* The final order for Anthrax Vaccine Adsorbed is published elsewhere in this issue of the Federal Register.

Category II. Licensed biological products determined to be unsafe or ineffective or to be misbranded and which should not continue in interstate commerce. FDA did not propose that any products be placed in Category II and in this final rule and final order does not categorize any products in Category II.

Category IIIB. Biological products for which available data are insufficient to classify their safety and effectiveness and should not continue in interstate commerce. Table 2 of this document is a list of those products proposed by FDA for Category IIIB. We have not listed in this document products for which FDA revoked the licenses before the December 1985 proposal but we identified them in the December 1985 proposal. Products for which FDA revoked the licenses after the December 1985 proposal are identified in the “Comments” column.

FDA has revoked the licenses of all products proposed by FDA for Category IIIB. After review of the comments on the December 1985 and December 2004 proposals, and finding no additional scientific evidence to alter the proposed categorization, FDA adopts Category IIIB as the final category for the listed products.

Table 2.—Category IIIB

Manufacturer/License No.ProductsComments
Connaught Laboratories, Inc., License No. 711Diphtheria Toxoid, Pertussis VaccineOn June 21, 1994, FDA revoked the license for Diphtheria Toxoid and on December 19, 1997, FDA revoked the license for Pertussis Vaccine, in both cases at the request of the manufacturer
Istituto Sieroterapico Vaccinogeno Toscano Sclavo, License No. 238Diphtheria ToxoidOn July 27, 1993, FDA revoked the license for Diphtheria Toxoid at the request of the manufacturer
Massachusetts Public Health Biologic Laboratories, License No. 64Tetanus ToxoidOn October 11, 1989, FDA revoked the license for Tetanus Toxoid at the request of the manufacturer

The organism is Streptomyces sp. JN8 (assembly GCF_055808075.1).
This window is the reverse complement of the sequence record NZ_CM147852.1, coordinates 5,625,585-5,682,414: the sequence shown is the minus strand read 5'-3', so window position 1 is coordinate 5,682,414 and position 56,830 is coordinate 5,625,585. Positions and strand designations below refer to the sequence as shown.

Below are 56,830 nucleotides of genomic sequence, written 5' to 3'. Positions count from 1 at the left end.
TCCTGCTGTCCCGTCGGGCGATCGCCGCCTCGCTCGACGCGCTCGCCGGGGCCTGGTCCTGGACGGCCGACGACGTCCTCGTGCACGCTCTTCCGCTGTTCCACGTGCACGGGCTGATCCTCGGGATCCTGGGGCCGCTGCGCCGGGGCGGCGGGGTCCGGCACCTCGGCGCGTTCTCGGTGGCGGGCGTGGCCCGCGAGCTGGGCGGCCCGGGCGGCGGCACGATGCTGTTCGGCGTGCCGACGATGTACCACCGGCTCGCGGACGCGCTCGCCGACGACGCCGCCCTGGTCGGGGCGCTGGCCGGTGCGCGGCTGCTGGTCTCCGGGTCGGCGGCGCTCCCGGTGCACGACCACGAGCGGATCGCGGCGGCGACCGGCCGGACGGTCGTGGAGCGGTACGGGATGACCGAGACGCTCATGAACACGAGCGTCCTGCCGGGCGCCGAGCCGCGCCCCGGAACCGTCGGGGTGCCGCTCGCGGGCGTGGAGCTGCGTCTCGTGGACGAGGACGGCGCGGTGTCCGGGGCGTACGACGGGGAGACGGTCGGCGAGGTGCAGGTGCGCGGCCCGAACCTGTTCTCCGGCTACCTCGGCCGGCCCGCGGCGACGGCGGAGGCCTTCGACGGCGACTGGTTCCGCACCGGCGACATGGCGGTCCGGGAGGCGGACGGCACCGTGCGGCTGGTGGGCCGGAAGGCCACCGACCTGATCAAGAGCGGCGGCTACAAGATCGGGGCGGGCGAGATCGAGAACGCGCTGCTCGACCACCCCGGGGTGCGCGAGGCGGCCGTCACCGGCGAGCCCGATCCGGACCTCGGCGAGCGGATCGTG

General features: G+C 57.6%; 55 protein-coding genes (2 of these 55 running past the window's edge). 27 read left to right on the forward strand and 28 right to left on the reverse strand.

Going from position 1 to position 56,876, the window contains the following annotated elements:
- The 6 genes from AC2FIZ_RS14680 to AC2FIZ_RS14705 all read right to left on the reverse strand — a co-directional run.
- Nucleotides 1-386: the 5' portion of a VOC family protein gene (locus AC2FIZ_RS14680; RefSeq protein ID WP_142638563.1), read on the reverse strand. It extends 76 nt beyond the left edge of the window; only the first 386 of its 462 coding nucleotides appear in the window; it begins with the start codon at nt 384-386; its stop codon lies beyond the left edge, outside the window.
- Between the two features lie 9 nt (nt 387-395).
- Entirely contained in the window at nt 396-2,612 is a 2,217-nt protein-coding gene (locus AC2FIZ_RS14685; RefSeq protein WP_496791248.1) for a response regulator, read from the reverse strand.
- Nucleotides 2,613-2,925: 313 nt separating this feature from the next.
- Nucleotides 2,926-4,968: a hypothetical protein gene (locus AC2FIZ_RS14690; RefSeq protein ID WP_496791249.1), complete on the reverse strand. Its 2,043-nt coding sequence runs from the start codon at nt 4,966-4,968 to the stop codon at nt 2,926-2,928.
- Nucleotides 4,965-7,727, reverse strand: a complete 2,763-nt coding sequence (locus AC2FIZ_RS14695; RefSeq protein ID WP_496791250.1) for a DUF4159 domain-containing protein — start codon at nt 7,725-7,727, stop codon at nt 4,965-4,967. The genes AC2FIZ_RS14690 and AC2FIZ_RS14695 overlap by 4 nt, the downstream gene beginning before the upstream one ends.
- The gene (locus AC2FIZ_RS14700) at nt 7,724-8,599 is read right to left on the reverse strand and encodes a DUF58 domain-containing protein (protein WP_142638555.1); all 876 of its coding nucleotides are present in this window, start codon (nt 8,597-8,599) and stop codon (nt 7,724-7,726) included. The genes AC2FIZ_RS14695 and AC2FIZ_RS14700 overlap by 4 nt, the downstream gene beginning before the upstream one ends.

Merck Sharp & Dohme, Division of Merck & Co., Inc., License No. 2Cholera Vaccine, Diphtheria and Tetanus Toxoids and Pertussis Vaccine Adsorbed, Tetanus and Diphtheria Toxoids Adsorbed (For Adult Use), Tetanus Toxoid, Typhoid VaccineThe manufacturer is now known as Merck & Co., Inc. On January 31, 1986, FDA revoked the licenses for all the listed products at the request of the manufacturer
Michigan Department of Public Health, License No. 99Diphtheria Toxoid AdsorbedOn November 11, 1998, the name of the manufacturer was changed to BioPort, and the license number was changed to 1260. On November 20, 2000, FDA revoked the license for Diphtheria Toxoid Adsorbed at the request of the manufacturer
Wyeth Laboratories, Inc., License No. 3Diphtheria Toxoid, Diphtheria Toxoid Adsorbed, Pertussis VaccineOn May 19, 1987, FDA revoked the licenses for all listed products at the request of the manufacturer
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IV. FDA's Responses to Additional Panel Recommendations

In the December 1985 proposal, FDA responded to the Panel's general recommendations regarding the products under review and to the procedures involved in their manufacture and regulation. In this section of the document, FDA responds in final to the general recommendations.

A. Generic Order and Wording of Labeling

The Panel recommended changes to the labeling of the biological products under review. The Panel also recommended a generic order and wording for information in the labeling of bacterial vaccines. In the December 1985 proposal, FDA agreed with the labeling changes recommended by the Panel.